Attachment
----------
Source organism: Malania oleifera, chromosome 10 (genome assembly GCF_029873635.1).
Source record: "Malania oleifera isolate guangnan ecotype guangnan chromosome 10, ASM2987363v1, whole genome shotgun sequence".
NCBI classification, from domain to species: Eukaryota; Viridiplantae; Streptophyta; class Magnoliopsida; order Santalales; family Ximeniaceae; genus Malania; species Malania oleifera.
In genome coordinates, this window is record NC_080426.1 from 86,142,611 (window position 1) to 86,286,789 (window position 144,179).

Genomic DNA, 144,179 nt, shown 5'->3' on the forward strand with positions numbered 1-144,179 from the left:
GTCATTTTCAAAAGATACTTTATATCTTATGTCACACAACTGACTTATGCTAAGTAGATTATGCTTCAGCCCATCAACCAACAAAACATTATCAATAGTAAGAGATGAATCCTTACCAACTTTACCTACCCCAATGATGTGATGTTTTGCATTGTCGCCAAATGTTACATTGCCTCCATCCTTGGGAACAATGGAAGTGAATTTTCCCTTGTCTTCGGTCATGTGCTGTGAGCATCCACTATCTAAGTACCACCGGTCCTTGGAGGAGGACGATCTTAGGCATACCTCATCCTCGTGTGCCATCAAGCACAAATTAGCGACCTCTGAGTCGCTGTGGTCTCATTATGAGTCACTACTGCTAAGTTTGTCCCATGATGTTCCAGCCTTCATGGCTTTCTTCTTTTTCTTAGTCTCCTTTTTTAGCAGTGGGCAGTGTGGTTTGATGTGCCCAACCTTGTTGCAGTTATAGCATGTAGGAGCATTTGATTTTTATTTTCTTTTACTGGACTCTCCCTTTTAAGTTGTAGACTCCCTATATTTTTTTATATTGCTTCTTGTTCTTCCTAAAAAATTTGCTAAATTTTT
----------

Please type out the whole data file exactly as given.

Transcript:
Source organism: Malania oleifera, chromosome 10 (genome assembly GCF_029873635.1).
Source record: "Malania oleifera isolate guangnan ecotype guangnan chromosome 10, ASM2987363v1, whole genome shotgun sequence".
NCBI classification, from domain to species: Eukaryota; Viridiplantae; Streptophyta; class Magnoliopsida; order Santalales; family Ximeniaceae; genus Malania; species Malania oleifera.
In genome coordinates, this window is record NC_080426.1 from 86,142,611 (window position 1) to 86,286,789 (window position 144,179).

Genomic DNA, 144,179 nt, shown 5'->3' on the forward strand with positions numbered 1-144,179 from the left:
GTCATTTTCAAAAGATACTTTATATCTTATGTCACACAACTGACTTATGCTAAGTAGATTATGCTTCAGCCCATCAACCAACAAAACATTATCAATAGTAAGAGATGAATCCTTACCAACTTTACCTACCCCAATGATGTGATGTTTTGCATTGTCGCCAAATGTTACATTGCCTCCATCCTTGGGAACAATGGAAGTGAATTTTCCCTTGTCTTCGGTCATGTGCTGTGAGCATCCACTATCTAAGTACCACCGGTCCTTGGAGGAGGACGATCTTAGGCATACCTCATCCTCGTGTGCCATCAAGCACAAATTAGCGACCTCTGAGTCGCTGTGGTCTCATTATGAGTCACTACTGCTAAGTTTGTCCCATGATGTTCCAGCCTTCATGGCTTTCTTCTTTTTCTTAGTCTCCTTTTTTAGCAGTGGGCAGTGTGGTTTGATGTGCCCAACCTTGTTGCAGTTATAGCATGTAGGAGCATTTGATTTTTATTTTCTTTTACTGGACTCTCCCTTTTAAGTTGTAGACTCCCTATATTTTTTTATATTGCTTCTTGTTCTTCCTAAAAAATTTGCTAAATTTTT